A more conventional PC architecture was tried next, but that caused the price to balloon. The first Popular PCs came out in 2002 with a price tag of around $600, higher than even the promises of a $500 box. The national government changed hands in 2002, leaving the program stranded.
“The government can’t change a lot of things. Worse, many projects are left behind at every change of administration,” saddling the private sector with the burden of popularizing computers, said Gilberto Galan, the Latin America representative for the Computing Technology Industry Association, or CompTIA.
Giving manufacturers a break
In January 2003, Lula became president, and within a year was championing computers for the poor. The first program was called Connected PC, which, before it actually got off the ground, morphed into Computer for Everyone.
Instead of trying to avoid import duties by manufacturing components domestically, the program gave participating manufacturers a tax break. Manufacturers essentially got a 9.25 percent reduction on PIS and Confins, two obligatory taxes, for qualifying PCs costing less than $1,000. The cost reduction is supposed to be passed on to consumers–the PCs come with a sticker announcing that 10 percent was lopped off the list price thanks to Computer for Everyone.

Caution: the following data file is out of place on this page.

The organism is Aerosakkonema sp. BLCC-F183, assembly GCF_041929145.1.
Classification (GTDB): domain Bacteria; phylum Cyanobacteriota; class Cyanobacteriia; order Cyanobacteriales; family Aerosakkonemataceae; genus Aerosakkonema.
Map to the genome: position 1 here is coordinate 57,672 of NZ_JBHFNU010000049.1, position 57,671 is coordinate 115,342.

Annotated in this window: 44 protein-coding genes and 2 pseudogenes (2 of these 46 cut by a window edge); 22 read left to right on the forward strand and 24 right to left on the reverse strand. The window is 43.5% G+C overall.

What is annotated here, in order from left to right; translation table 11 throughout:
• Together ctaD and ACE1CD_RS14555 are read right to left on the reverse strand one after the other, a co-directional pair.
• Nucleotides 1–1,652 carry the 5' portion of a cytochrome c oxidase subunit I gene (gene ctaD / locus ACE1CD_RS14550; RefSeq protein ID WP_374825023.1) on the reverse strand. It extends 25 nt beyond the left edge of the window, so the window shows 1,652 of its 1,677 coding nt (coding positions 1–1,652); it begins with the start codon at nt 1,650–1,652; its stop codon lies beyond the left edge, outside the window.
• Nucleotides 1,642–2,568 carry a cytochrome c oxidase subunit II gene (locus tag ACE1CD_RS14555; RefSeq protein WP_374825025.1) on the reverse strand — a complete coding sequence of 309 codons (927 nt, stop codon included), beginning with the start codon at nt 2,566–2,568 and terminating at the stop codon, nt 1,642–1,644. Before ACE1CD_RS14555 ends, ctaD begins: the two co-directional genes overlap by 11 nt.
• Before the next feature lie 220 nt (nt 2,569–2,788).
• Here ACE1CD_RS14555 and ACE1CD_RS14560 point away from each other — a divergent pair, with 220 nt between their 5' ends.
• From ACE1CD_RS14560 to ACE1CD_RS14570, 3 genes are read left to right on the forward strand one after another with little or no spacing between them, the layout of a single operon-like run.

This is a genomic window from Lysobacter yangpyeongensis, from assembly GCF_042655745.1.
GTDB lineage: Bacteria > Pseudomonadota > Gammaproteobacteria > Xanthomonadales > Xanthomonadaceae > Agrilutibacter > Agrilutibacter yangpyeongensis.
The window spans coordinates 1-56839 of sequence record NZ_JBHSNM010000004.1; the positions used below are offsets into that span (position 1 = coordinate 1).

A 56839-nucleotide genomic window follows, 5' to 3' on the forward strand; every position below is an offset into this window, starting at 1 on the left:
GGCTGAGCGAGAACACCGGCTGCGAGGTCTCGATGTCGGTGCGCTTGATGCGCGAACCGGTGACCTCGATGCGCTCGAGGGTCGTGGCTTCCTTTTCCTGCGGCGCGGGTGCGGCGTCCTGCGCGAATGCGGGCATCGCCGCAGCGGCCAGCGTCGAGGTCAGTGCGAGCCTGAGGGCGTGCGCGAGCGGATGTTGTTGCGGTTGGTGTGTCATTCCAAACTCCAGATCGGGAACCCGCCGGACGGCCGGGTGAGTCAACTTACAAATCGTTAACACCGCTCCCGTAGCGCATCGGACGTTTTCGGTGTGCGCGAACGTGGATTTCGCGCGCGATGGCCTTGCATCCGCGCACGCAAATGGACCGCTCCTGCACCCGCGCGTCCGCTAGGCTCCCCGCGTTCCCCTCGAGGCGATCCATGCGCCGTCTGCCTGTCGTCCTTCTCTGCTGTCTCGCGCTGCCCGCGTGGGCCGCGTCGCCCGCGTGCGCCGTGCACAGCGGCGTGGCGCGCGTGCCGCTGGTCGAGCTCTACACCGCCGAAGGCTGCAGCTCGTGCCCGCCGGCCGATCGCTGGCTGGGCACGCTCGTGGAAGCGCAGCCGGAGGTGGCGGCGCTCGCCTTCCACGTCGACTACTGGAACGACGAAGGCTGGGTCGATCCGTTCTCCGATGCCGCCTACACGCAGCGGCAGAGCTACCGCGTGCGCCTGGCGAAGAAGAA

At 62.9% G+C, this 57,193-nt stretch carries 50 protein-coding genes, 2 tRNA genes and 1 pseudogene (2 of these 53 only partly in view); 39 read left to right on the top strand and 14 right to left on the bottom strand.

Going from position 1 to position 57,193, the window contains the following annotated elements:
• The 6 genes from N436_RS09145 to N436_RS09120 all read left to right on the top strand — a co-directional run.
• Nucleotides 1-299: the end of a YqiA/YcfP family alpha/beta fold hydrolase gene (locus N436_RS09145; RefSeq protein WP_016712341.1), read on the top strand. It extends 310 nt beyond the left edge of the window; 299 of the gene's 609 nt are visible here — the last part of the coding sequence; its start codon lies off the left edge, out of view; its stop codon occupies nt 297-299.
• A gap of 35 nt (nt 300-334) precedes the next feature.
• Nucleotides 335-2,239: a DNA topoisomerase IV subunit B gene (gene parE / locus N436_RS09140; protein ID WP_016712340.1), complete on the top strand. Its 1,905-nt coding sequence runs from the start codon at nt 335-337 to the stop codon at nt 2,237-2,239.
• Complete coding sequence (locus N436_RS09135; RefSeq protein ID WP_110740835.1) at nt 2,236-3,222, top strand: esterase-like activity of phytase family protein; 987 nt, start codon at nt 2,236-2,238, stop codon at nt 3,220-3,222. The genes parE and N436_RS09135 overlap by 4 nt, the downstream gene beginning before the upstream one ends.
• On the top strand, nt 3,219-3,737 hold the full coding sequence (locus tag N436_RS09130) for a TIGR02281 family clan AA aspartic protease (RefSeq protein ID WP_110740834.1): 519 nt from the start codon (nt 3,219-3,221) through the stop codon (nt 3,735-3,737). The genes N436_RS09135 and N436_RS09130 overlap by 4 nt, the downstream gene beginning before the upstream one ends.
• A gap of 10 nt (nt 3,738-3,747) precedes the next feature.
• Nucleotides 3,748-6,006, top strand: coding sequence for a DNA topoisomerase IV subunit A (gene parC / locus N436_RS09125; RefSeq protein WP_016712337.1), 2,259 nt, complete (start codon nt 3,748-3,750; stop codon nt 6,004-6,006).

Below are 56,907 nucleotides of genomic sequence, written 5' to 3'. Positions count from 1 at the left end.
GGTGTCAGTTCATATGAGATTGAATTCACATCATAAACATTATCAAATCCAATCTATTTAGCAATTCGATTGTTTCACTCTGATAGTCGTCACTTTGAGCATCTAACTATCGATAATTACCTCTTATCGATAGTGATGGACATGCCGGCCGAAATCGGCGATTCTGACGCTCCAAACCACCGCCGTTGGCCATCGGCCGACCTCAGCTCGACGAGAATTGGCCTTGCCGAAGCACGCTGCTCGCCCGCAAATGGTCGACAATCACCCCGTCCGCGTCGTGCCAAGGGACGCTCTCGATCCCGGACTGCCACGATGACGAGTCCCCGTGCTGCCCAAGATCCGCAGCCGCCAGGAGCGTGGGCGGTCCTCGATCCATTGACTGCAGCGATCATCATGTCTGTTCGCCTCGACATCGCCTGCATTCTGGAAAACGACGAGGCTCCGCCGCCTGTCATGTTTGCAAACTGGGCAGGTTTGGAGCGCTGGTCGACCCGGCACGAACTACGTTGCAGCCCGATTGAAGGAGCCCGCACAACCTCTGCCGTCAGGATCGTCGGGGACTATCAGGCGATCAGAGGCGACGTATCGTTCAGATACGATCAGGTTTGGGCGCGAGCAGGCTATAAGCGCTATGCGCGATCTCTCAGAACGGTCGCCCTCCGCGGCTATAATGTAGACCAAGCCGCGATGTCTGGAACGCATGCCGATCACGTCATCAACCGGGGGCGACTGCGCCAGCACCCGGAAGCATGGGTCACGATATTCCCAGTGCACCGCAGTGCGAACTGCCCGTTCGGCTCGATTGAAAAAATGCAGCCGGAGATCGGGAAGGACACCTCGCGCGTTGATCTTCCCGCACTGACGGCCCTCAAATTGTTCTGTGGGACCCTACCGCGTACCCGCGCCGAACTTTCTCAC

Additionally, consumers could buy these PCs on installment plans, paying, say, $25 a month for 24 months for a $600 PC. Internet service wasn’t bundled in the price, but was supposed to be available for $4 a month. Supporters cautiously applauded the program.
Software talks get heated
“Yes, technology innovation demands a lot more, but reducing PIS and Confins taxes is a very reasonable start to advance,” Ronald Martin Dauscha, president of the National Association of Research, Development and Engineering, said in an open letter to President Lula that was also signed by Luiz Fernandes Madi, president of the Brazilian Association of Technology Research Institutions.